If you read enough lore, you may begin to feel good about avoiding the holidays. I know, never sleigh never, still…How about the purses and pockets this holiday empties, the requirement to sharpen your sweet tooth and expand the waistline, offer up time you often don’t have to spare, and sacrifice things (elegantly portrayed via O’Henry’s story Gift of the Magi) dear to you?

Travel to Iceland & you might receive a visit from the Meat Hooker Door Slammer, or Spoon Licker. Meat Hooker inserts a hook down the chimney and tries to make off with the holiday roast. Perhaps that’s where Seusses’ Grinch got his idea. He’s one of 13 ‘Christmas Ghouls’ descended from an Icelandic character named Gryla the Ogre. Jólaköttur, a giant yule cat, absconds with anyone who doesn’t receive or wear new clothes during the holidays. Retail therapy anyone? From December 12-24, these mischief-making fellows visit homes of good Icelandic children and leave presents, or get… That reminds me of Krampus, son of Hel, a horned and razor clawed Bavarian demon that figured in pagan celebrations. Prepare to be beaten with branches (or worse) if you misbehaved. In Italy, Befana, a witch on a broomstick, delivers toys to well behaved tots on January 6th. On that same day in Mexico, three bejeweled kings deliver presents.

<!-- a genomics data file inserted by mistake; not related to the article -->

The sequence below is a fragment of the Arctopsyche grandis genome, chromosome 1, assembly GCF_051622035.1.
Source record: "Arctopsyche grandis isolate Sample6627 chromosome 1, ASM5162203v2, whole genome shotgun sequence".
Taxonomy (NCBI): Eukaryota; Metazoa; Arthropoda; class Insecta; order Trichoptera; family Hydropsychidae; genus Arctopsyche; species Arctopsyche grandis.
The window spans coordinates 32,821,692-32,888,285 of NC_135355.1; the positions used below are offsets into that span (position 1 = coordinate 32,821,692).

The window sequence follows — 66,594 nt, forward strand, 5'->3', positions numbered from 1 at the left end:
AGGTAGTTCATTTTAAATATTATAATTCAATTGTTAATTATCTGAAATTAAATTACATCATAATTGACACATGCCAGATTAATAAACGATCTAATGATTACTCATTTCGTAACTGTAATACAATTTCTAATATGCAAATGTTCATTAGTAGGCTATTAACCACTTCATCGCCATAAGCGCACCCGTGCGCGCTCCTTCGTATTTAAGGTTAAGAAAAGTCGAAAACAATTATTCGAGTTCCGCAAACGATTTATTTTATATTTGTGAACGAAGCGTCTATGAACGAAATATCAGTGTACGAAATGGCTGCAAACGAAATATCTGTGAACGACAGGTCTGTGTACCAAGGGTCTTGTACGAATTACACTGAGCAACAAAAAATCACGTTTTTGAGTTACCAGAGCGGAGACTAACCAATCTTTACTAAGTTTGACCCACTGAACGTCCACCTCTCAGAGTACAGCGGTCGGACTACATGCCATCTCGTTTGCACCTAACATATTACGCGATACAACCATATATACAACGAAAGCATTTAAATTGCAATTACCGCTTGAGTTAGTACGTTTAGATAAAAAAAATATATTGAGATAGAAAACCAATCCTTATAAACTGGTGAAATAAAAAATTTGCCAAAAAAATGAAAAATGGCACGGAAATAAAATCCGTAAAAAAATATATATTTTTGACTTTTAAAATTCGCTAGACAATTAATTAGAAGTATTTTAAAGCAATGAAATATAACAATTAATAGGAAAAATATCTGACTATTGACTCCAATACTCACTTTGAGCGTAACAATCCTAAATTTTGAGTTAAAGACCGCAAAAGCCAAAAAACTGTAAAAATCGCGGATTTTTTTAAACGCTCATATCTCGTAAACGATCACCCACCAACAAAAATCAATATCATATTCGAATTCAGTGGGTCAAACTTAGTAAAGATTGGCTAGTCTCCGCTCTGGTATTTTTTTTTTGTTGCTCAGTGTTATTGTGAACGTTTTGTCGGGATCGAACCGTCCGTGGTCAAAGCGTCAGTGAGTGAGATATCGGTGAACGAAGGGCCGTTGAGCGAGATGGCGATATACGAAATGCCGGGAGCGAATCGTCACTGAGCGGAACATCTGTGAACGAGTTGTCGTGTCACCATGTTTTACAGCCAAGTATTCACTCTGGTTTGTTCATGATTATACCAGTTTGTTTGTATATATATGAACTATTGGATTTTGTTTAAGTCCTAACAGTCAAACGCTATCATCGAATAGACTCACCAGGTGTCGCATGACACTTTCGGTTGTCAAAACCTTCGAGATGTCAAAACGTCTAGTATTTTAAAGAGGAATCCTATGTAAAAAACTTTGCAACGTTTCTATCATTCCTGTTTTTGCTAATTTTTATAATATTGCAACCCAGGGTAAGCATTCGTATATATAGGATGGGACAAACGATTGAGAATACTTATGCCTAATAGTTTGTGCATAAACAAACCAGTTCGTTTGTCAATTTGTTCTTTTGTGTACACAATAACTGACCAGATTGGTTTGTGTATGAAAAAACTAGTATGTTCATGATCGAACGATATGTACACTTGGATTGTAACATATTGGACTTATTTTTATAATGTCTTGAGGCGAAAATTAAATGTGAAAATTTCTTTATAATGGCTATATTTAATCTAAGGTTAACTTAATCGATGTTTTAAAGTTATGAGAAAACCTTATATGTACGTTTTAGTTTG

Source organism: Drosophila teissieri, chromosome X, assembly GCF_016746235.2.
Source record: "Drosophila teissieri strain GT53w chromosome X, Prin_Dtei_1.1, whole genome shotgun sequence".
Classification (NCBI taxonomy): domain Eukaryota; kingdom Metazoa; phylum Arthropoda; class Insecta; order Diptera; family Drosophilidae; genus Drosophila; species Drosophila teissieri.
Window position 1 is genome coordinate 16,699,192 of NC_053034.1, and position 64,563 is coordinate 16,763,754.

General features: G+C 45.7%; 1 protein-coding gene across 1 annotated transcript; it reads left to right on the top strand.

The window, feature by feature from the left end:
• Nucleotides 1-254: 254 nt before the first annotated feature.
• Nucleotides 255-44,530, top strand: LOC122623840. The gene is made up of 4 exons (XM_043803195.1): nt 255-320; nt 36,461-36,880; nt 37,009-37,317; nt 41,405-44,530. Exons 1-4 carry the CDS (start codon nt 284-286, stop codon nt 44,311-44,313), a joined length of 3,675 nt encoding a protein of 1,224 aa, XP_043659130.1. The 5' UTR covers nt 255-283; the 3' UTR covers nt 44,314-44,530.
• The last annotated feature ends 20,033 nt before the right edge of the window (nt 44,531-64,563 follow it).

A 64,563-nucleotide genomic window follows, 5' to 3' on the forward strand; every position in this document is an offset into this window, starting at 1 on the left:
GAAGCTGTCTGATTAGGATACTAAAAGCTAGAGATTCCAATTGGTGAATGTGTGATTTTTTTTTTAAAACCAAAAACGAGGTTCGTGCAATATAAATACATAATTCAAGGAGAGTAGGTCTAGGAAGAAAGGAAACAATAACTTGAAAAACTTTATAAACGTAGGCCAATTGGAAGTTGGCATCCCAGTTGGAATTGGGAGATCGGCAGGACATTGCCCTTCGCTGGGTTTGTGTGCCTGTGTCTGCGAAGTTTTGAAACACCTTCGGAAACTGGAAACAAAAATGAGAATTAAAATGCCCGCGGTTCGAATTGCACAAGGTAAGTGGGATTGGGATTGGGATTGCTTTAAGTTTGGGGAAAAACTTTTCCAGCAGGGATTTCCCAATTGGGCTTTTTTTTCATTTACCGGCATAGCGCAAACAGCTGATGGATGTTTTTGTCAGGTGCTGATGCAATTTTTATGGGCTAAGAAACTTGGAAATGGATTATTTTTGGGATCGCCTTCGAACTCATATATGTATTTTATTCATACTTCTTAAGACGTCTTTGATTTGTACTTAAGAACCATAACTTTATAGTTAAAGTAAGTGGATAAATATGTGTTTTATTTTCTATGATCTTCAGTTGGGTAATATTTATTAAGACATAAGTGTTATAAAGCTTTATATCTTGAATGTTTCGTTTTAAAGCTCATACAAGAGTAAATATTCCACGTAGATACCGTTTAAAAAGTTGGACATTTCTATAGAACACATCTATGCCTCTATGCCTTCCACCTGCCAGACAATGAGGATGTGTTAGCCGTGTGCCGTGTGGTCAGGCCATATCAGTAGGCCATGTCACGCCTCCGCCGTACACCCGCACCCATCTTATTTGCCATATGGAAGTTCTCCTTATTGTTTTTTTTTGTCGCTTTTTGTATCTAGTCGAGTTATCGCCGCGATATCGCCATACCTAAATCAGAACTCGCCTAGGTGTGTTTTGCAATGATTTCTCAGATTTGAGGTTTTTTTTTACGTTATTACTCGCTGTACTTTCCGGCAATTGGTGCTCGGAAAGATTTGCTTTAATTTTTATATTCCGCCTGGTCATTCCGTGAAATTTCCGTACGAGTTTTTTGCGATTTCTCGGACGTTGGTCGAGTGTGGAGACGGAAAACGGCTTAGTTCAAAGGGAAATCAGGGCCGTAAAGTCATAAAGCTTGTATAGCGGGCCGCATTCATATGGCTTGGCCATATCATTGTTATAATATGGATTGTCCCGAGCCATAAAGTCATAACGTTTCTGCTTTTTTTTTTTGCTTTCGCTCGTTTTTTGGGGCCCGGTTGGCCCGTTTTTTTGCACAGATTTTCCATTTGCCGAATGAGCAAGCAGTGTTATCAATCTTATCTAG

Reread Dickens A Christmas Carol to be reminded of themes of greed, disability, giving, sharing, and conspicuous consumption. If that’s not enough to cure one of holiday sentimentality, the donning of ugly sweaters, imbibing blazingly hot brandy plum pudding (meat fruitcake), or singing a stanza of Bob River’s The Twelve Pains of Christmas or Wreck the Halls should do it. No?  Perhaps you still want to thank Clement C. Moore and illustrator Thomas Nast for creating a jolly, rotund, pipe smoking version of Santa. Be aware that only sugar plums, not toys danced in his children’s head and there was no tree, just old socks hanging from the mantle. Christmas didn’t become a holiday in America until 1890. Rhymster Ogden Nash captures the wishes of many when he wrote: ‘Time; you old ghoul, make me a child again for just one Yule. Reverse (please) the flow of the river, make me (just this year) a receiver, not a giver.’